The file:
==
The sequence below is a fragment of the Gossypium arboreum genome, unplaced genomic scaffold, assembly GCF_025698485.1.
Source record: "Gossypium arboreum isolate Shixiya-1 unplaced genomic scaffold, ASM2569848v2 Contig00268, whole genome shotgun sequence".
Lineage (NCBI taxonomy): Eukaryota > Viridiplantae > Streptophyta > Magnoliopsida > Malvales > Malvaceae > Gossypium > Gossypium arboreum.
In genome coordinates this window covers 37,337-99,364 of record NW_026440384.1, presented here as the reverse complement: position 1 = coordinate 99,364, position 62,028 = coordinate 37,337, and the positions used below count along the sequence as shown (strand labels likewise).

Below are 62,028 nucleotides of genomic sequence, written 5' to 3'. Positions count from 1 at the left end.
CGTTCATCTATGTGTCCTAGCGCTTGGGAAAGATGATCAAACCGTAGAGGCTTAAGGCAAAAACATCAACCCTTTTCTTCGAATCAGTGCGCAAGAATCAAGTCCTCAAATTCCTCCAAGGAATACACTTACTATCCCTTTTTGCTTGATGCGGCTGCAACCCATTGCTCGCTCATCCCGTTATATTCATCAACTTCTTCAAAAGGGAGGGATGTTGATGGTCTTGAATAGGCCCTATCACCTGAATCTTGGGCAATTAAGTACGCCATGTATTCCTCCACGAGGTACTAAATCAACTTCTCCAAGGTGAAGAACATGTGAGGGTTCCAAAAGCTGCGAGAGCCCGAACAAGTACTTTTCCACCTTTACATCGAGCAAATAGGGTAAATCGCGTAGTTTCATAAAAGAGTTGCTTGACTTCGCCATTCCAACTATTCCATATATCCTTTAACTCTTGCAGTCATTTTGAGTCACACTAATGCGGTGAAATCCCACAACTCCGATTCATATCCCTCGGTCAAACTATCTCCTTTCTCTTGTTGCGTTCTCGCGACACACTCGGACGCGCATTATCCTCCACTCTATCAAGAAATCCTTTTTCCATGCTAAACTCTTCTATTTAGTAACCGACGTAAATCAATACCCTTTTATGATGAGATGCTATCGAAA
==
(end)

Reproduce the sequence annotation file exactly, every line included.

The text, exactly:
The sequence below is a fragment of the Gossypium arboreum genome, unplaced genomic scaffold, assembly GCF_025698485.1.
Source record: "Gossypium arboreum isolate Shixiya-1 unplaced genomic scaffold, ASM2569848v2 Contig00268, whole genome shotgun sequence".
Lineage (NCBI taxonomy): Eukaryota > Viridiplantae > Streptophyta > Magnoliopsida > Malvales > Malvaceae > Gossypium > Gossypium arboreum.
In genome coordinates this window covers 37,337-99,364 of record NW_026440384.1, presented here as the reverse complement: position 1 = coordinate 99,364, position 62,028 = coordinate 37,337, and the positions used below count along the sequence as shown (strand labels likewise).

Below are 62,028 nucleotides of genomic sequence, written 5' to 3'. Positions count from 1 at the left end.
CGTTCATCTATGTGTCCTAGCGCTTGGGAAAGATGATCAAACCGTAGAGGCTTAAGGCAAAAACATCAACCCTTTTCTTCGAATCAGTGCGCAAGAATCAAGTCCTCAAATTCCTCCAAGGAATACACTTACTATCCCTTTTTGCTTGATGCGGCTGCAACCCATTGCTCGCTCATCCCGTTATATTCATCAACTTCTTCAAAAGGGAGGGATGTTGATGGTCTTGAATAGGCCCTATCACCTGAATCTTGGGCAATTAAGTACGCCATGTATTCCTCCACGAGGTACTAAATCAACTTCTCCAAGGTGAAGAACATGTGAGGGTTCCAAAAGCTGCGAGAGCCCGAACAAGTACTTTTCCACCTTTACATCGAGCAAATAGGGTAAATCGCGTAGTTTCATAAAAGAGTTGCTTGACTTCGCCATTCCAACTATTCCATATATCCTTTAACTCTTGCAGTCATTTTGAGTCACACTAATGCGGTGAAATCCCACAACTCCGATTCATATCCCTCGGTCAAACTATCTCCTTTCTCTTGTTGCGTTCTCGCGACACACTCGGACGCGCATTATCCTCCACTCTATCAAGAAATCCTTTTTCCATGCTAAACTCTTCTATTTAGTAACCGACGTAAATCAATACCCTTTTATGATGAGATGCTATCGAAA